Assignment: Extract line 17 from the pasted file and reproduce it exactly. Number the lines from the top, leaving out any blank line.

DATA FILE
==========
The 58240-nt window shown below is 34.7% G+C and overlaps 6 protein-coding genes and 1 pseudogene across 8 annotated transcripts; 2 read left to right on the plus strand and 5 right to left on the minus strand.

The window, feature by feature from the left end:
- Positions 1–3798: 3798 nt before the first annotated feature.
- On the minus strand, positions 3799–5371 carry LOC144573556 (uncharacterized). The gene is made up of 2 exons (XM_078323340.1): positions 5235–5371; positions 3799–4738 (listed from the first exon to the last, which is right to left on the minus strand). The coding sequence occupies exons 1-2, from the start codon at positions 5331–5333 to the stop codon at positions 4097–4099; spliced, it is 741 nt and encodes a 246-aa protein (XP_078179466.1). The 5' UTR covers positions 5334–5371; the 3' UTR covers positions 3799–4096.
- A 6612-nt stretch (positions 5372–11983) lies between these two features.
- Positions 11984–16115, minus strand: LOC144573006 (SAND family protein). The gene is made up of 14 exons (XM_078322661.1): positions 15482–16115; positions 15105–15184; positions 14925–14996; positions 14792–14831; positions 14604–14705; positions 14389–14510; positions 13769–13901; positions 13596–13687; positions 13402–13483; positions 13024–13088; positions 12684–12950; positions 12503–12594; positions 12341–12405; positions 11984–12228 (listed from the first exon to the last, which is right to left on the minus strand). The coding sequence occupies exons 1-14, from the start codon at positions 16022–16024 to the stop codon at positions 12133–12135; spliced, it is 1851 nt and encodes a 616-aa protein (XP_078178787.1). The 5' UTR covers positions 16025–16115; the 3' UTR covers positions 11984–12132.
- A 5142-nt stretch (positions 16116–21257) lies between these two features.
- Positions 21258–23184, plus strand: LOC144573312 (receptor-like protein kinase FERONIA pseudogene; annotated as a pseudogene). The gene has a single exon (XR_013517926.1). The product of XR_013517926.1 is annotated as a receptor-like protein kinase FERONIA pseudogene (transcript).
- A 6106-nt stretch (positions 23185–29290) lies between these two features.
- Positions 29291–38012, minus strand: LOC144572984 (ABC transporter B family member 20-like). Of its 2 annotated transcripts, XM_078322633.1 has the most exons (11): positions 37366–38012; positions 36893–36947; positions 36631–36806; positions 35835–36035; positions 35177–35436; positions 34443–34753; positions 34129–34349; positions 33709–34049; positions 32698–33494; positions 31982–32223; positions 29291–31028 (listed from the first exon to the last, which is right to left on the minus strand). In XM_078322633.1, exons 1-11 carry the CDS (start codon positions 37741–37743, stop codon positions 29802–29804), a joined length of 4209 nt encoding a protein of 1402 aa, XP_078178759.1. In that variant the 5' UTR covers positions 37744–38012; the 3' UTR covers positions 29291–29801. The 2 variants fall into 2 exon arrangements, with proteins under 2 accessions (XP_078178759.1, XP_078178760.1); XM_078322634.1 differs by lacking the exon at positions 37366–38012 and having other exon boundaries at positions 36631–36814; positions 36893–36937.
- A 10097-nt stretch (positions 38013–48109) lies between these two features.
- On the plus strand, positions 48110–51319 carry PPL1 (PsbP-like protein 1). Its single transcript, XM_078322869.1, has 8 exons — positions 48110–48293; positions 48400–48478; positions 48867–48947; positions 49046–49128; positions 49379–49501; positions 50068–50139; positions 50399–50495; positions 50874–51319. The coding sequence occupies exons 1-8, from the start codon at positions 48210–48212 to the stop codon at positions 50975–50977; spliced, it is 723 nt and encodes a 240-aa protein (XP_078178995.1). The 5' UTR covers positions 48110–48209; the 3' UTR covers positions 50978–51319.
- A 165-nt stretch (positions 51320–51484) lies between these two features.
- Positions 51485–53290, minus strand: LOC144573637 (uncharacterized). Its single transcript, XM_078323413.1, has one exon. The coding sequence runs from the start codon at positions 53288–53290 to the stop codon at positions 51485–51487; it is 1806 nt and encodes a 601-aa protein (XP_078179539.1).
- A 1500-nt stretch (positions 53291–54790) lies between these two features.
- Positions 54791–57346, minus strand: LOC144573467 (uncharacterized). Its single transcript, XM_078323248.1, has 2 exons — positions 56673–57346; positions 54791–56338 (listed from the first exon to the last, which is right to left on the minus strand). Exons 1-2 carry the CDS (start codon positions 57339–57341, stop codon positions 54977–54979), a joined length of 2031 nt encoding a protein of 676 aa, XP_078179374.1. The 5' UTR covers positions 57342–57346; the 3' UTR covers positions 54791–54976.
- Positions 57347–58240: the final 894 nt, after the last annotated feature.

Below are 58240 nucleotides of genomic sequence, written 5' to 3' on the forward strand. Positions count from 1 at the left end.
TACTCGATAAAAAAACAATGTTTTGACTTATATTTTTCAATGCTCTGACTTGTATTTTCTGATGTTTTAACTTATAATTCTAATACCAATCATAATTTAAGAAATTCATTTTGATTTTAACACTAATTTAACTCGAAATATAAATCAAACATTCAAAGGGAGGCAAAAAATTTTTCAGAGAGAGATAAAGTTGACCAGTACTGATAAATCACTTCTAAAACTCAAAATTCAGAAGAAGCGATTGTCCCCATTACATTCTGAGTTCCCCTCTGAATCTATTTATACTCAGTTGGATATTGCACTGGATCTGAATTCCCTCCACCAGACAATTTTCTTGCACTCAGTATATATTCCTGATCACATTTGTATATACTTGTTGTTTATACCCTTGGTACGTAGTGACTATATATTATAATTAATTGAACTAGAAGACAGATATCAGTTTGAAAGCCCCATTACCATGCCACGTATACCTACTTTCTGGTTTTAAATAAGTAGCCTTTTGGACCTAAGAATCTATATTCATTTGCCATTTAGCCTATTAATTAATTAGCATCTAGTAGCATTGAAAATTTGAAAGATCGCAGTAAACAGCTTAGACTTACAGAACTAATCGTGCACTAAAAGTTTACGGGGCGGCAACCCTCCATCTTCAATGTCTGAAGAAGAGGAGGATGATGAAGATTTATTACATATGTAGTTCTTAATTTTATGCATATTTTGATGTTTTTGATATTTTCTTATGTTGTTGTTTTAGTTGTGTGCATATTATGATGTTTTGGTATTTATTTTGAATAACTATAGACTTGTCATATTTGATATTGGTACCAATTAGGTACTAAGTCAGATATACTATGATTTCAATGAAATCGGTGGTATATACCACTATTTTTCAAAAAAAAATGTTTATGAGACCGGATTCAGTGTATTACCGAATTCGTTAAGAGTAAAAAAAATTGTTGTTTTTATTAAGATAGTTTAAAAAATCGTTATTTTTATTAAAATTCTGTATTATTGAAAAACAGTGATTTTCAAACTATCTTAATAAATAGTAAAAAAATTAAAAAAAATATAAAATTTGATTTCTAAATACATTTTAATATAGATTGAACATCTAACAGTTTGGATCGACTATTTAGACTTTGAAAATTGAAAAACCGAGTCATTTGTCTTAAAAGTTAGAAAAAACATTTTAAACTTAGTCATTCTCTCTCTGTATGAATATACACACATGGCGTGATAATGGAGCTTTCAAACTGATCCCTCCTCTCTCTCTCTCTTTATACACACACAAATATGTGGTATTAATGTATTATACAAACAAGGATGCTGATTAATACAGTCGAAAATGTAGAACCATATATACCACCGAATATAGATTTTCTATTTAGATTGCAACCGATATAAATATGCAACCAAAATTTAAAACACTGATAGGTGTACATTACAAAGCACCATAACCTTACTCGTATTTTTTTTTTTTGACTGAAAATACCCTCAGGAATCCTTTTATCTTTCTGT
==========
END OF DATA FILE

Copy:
- Positions 57347–58240: the final 894 nt, after the last annotated feature.